by Jeff Marshall
My humblest apologies for missing last Friday’s blog – I certainly hope your weekend wasn’t destroyed in light of my absence. I do have a good excuse for you, though – I wasn’t on the couch watching Netflix and dipping Cheetos in bowls of assorted melted cheeses – but what an awesome plan for this weekend! Give me a second, I’m drooling all over the keyboard…
That was a wonderful food porn moment. Back to the subject at hand.
Last weekend I hosted a rummage sale.
My family has been having rummage sales for generations. I believe our first one was hosted by Eve in the Garden of Eden. She was always raising CAIN when she wasn’t ABEL to sell all her stuff! Get it!?! Whatever. If you want professional comedy, you’ll have to wait for the re-boot of FULL HOUSE on Netflix. And everyone collectively yelled UGH!
A rummage sale, in theory, sounds like a simple way to make some extra money. Grab a vase, stick a price tag on it, put it on a table, and try to convince the customer it’s an antique from the Ming dynasty in China circa 1482.
But remember, if it sound too good to be true, it always is! The deceptively simple rummage sale is actually a lot of hard work, especially when you’re anal retentive, moody, wishy washy, and ridiculously picky – i.e. ME!
First and foremost, if you attend a garage sale, don’t ask if the garage is for sale, and if you attend a yard sale, don’t ask if the yard is for sale. That is the oldest joke in the book, and speaking on behalf of those of us who have broken our backs, not to mention a couple collectible plates, in order to meet your rummaging needs, it JUST AIN’T FUNNY! I have avoided this from happening by always referring to the sale as a RUMMAGE sale. Keep in mind we have spent hours, sometimes days, getting this crud ready – our senses of humor are not at their peaks.
A little bartering and negotiation is fine – in fact, it’s a little fun. Kinda like your own production of PAWN STARS. However, a lot of bartering and negotiation quickly becomes tedious to the extreme and you will be asked to leave the premises immediately, forcibly if necessary. The chihuahuas will happily escort you to your car.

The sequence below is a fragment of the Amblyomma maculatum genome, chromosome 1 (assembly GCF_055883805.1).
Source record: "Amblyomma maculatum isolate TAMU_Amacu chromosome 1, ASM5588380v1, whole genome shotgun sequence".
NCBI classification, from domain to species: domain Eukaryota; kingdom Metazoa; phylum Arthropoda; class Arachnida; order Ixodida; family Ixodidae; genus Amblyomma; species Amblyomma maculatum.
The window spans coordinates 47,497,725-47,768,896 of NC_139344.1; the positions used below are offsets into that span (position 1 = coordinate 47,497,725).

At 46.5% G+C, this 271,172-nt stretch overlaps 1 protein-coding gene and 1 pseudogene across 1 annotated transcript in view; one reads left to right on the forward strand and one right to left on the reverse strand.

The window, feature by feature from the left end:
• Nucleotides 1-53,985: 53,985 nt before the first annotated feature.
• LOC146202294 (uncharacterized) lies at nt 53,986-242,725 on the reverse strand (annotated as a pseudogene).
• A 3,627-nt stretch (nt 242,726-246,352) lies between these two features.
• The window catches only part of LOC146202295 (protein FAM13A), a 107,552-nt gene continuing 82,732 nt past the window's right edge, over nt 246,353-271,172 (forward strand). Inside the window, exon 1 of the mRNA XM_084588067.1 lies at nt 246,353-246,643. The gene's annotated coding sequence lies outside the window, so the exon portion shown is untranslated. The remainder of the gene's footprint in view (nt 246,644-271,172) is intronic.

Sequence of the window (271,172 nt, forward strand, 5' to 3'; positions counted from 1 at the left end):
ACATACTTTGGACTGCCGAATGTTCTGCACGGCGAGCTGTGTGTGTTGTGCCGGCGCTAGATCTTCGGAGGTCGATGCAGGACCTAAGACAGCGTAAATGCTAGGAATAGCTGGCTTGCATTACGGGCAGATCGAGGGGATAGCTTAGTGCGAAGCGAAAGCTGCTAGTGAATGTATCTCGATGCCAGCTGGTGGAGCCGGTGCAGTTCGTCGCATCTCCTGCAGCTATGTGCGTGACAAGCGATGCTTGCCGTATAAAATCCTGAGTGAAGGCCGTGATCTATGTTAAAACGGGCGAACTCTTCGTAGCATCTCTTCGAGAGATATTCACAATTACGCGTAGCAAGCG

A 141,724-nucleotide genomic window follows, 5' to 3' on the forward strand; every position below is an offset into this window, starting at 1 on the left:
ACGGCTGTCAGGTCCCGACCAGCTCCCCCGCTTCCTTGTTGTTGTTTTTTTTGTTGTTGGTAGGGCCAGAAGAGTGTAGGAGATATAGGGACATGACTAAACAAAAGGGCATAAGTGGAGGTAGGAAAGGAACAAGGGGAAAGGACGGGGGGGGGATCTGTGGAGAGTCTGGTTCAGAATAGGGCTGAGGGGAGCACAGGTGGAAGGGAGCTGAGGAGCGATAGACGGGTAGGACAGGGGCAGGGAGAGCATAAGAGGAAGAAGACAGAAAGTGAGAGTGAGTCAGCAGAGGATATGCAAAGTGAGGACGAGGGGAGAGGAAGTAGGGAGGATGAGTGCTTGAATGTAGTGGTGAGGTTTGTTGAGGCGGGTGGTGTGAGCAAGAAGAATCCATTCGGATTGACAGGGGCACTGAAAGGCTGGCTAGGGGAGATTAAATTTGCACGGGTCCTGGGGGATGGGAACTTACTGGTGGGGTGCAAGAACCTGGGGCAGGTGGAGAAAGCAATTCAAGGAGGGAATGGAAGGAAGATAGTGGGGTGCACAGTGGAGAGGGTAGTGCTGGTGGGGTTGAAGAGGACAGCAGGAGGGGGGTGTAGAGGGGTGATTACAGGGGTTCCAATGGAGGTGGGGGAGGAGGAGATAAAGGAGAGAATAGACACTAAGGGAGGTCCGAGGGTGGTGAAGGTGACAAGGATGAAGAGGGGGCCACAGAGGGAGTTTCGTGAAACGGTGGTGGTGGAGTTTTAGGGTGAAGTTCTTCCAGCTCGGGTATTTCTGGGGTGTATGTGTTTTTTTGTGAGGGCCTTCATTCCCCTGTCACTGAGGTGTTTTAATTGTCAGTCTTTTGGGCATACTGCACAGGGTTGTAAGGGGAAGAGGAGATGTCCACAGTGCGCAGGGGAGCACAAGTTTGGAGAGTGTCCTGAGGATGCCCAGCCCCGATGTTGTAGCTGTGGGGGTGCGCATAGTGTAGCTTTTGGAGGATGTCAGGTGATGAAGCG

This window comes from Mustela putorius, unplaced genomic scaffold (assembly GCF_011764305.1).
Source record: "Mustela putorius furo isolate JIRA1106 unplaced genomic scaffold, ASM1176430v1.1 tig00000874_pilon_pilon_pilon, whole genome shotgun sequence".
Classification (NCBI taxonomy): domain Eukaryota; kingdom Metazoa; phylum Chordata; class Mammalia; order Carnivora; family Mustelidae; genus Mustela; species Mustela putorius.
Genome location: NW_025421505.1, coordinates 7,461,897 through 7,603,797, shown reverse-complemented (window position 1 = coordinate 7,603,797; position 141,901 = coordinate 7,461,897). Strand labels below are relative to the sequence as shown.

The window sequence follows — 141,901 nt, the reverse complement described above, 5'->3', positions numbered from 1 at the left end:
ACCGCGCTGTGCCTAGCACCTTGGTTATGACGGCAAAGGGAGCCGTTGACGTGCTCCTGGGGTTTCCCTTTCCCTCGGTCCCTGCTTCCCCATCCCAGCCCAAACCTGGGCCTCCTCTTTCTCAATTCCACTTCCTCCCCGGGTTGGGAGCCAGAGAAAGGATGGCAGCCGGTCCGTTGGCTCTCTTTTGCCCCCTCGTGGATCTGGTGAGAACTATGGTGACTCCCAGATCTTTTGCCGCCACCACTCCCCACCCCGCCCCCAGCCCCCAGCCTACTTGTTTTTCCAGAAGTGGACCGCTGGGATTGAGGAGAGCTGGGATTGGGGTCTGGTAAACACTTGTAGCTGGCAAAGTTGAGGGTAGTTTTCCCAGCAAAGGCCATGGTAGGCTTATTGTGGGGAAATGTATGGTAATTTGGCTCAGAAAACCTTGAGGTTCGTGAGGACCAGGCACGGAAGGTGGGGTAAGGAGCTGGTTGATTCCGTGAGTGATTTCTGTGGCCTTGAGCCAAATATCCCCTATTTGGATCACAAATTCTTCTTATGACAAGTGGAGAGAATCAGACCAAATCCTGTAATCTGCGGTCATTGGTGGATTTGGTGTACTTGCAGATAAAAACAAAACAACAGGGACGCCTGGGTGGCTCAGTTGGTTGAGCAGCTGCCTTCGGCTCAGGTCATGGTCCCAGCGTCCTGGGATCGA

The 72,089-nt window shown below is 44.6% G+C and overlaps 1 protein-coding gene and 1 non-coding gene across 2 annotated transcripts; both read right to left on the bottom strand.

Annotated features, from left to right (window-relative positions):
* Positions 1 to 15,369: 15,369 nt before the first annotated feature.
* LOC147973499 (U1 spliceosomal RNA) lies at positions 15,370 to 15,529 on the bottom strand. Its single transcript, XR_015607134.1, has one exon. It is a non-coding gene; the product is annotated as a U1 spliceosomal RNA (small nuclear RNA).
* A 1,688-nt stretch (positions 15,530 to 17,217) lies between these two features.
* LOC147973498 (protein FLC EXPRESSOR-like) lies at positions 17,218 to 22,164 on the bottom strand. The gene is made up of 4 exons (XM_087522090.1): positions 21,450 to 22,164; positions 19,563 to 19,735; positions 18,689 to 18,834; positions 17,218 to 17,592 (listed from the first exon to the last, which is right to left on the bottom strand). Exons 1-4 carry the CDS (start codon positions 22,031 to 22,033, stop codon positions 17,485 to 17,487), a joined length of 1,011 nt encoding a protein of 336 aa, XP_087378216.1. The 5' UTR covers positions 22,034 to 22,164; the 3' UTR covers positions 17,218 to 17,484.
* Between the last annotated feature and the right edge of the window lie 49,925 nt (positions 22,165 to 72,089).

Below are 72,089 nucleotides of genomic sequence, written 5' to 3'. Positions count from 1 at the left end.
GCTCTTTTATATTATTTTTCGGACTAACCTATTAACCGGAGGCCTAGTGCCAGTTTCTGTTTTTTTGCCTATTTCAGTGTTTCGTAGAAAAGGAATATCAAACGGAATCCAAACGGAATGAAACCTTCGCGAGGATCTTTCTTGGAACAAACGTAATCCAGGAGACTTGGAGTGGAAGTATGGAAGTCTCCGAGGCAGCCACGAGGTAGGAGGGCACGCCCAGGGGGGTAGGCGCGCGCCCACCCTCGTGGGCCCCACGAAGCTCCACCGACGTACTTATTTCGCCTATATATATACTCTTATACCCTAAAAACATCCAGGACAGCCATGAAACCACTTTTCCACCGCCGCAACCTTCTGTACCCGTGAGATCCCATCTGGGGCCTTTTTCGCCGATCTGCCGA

If you consistently question the price of every single item you want, you are not so subtly telling the sellers that they are idiots who are overpricing waffle irons and Strawberry Shortcake lunch boxes, and they’re about as smart as a bump in the highway. If you find it necessary to negotiate the price of a canning jar filled with rainbow colored sand, then perhaps you should be shopping at Saks Fifth Avenue instead. We don’t need ya – get lost!
Finally, your rummage sale host is not a bartender, a psychiatrist or your mother – we don’t have time to listen to your life story. I’m sorry if that’s mean, but it’s the truth. I would love to talk to you one on one sometime, but not while the dude behind you is trying to pay for the Santa Claus on a Harley Davidson statue you found under the toolbox in the shed. It’s always amazed me how perfect strangers will share the most private and intimate things about themselves, and in oh-so-memorable detail. I won’t elaborate as not to offend anyone, but after last weekend, I know more about Mrs. Dellfield down the road than anyone has a right to know.
I have decided to continue doing rummage sales in honor of my mother. She loved them so much, and she was the perfect type of person to do them. We spent many wonderful bonding times doing the sales, and as difficult as it is to do them in her absence, I can feel her spirit telling me, “Jeff, just sit back, smile, and let this woman you’ve never seen in your life buy the bra with three cups. It’ll be a wonderful memory!”